||Oracle Tips by Burleson
Number and Placement of Redo
Oracle requires at least two groups of one
redo log. If you are archiving, three are suggested. In a number of
installations, up to six or more have been defined. If you do a lot
of update activity and have numerous users, more than six may be
required. When a log fills, the next one in the queue is opened, and
the previously active log is marked for archive (if you have
archiving enabled). The logs are archived on a first-in, first-out
basis, so, depending on the speed that the log groups can be written
to disk or tape, more than one log group may be waiting to be
archived. One redo log group is used at a time, with multiple users
writing into it at the same time. The size of the redo logs in a
group depends on one critical piece of data: How much data can you
afford to lose on a system crash?
You see, the smaller the log group size, the
more often it is written to disk and the less data (time-wise) is
lost. The larger the log group size, the less often it is written to
disk and the more data (time-wise) is lost. For instance, if your
log groups are filling every 10 minutes, then you may lose 10
minutes’ worth of data should the disk(s) crash that holds that redo
log group’s files. It has been demonstrated on an active system that
a 100-MB redo log group may only last a few seconds. In an inactive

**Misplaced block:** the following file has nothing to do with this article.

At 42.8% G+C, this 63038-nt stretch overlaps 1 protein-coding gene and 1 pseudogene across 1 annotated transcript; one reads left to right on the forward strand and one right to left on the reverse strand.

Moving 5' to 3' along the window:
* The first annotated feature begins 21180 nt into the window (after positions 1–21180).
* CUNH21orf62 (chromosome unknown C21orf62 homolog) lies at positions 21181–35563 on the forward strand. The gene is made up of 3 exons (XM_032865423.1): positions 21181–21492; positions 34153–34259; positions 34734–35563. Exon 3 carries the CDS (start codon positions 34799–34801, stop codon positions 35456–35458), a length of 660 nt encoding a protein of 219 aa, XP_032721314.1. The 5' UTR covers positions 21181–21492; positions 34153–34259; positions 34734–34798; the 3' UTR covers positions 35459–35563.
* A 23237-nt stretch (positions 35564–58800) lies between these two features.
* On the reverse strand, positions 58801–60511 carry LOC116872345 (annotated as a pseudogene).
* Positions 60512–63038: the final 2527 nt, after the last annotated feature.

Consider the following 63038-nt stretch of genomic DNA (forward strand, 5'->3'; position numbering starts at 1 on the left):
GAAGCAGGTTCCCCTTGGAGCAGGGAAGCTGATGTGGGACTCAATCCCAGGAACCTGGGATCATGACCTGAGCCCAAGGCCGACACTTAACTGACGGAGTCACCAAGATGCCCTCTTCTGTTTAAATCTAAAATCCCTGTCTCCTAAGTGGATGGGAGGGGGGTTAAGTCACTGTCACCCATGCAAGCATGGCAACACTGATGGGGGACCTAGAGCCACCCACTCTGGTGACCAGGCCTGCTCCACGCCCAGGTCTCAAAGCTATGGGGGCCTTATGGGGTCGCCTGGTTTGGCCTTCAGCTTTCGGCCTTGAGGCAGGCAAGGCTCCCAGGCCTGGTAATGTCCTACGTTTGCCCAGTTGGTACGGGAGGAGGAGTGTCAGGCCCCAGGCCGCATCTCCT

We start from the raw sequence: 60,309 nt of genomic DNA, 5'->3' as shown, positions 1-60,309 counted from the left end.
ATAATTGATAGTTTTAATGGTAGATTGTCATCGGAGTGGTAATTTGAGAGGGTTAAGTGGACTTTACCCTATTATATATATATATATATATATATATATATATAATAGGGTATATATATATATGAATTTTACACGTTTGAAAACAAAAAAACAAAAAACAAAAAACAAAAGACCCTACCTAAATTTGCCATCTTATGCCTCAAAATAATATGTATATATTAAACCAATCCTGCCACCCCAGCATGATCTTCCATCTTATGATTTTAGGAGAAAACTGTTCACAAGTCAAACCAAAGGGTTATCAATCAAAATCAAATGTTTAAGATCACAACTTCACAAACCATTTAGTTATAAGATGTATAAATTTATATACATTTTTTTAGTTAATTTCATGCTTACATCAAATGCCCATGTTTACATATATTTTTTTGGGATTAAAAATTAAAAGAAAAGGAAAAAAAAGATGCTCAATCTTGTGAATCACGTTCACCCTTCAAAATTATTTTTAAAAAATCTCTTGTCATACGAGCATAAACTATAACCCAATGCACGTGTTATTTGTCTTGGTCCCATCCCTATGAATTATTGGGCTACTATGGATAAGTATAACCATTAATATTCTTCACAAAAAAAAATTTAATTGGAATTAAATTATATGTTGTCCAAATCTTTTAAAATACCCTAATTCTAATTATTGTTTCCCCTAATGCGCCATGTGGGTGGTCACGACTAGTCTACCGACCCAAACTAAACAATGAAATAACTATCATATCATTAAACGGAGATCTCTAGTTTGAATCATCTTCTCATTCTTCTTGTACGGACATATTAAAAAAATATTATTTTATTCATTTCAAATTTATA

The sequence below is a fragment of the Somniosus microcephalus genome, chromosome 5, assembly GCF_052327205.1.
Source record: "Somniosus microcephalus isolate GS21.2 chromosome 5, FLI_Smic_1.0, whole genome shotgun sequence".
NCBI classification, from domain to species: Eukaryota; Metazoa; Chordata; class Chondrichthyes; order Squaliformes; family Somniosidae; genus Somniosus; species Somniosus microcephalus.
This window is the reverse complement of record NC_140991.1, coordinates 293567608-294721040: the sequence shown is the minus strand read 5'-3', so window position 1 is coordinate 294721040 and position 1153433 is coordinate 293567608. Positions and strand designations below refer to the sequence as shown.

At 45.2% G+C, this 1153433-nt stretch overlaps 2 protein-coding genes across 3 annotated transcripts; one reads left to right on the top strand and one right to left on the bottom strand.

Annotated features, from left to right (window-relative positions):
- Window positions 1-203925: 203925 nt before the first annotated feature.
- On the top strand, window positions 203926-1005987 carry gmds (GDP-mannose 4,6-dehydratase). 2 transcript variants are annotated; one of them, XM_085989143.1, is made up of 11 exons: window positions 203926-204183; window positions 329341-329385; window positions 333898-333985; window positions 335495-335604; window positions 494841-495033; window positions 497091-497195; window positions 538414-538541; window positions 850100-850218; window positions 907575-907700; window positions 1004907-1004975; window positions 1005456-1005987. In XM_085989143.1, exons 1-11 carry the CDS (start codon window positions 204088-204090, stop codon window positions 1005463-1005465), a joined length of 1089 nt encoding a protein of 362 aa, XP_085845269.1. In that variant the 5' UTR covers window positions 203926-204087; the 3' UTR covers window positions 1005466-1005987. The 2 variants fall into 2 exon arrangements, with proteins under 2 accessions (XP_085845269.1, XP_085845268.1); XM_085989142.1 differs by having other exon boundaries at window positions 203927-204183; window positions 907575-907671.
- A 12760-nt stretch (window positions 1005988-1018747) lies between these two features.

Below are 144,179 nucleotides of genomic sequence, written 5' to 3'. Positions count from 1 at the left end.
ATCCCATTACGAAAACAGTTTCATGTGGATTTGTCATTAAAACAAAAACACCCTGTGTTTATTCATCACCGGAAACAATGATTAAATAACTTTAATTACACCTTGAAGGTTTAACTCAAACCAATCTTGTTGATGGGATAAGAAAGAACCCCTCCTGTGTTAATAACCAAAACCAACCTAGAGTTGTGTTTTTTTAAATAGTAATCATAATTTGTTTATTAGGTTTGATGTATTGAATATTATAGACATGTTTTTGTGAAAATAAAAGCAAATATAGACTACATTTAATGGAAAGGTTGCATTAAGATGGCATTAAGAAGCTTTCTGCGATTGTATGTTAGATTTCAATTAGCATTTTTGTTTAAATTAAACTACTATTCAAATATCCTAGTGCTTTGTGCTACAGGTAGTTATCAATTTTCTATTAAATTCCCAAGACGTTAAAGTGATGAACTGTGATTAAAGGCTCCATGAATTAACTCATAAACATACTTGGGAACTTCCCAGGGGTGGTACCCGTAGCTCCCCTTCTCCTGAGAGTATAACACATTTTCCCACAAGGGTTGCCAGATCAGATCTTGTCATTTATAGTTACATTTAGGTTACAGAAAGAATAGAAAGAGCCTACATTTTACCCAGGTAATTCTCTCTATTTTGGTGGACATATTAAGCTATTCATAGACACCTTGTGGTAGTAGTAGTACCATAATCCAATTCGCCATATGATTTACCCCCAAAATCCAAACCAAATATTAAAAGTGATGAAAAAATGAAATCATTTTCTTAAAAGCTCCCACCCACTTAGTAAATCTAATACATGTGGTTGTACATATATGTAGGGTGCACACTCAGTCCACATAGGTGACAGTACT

or read-only-type situation, a 100-MB redo log may last for hours.
It is all dependent on how the database is being used and the size
of the redo log group. Remember, a group of three 100-MB redo logs
is actually treated as only a single 100-MB redo log (the other two
files are mirrors). If you mirror redo logs by placing the group
members on separate disks (not just on separate file systems; be
sure it is separate physical disks), then your ability to recover
from a disk array or controller crash increases manyfold.
You have to balance the needs for
restoration and minimal data loss against time to recover data.
Obviously, if you have archiving happening every minute and your
normal workday is eight hours, you will have 480 logs written to
disk daily. Over a five-day workweek, this turns into 2,400 files.
If you have to restore from a crash or other disaster, you may have
to apply all of these to your last backup to bring the database
current to the time of the crash. In one case, a Remote DBA had to apply
9,000-plus files to recover his system because he hadn’t looked at
how often his redo logs were archiving. Needless to say, he pays
more attention now. The minimum size for redo log groups is 50 KB.
By default the Oracle9i DBCA creates 100 megabyte redo log.
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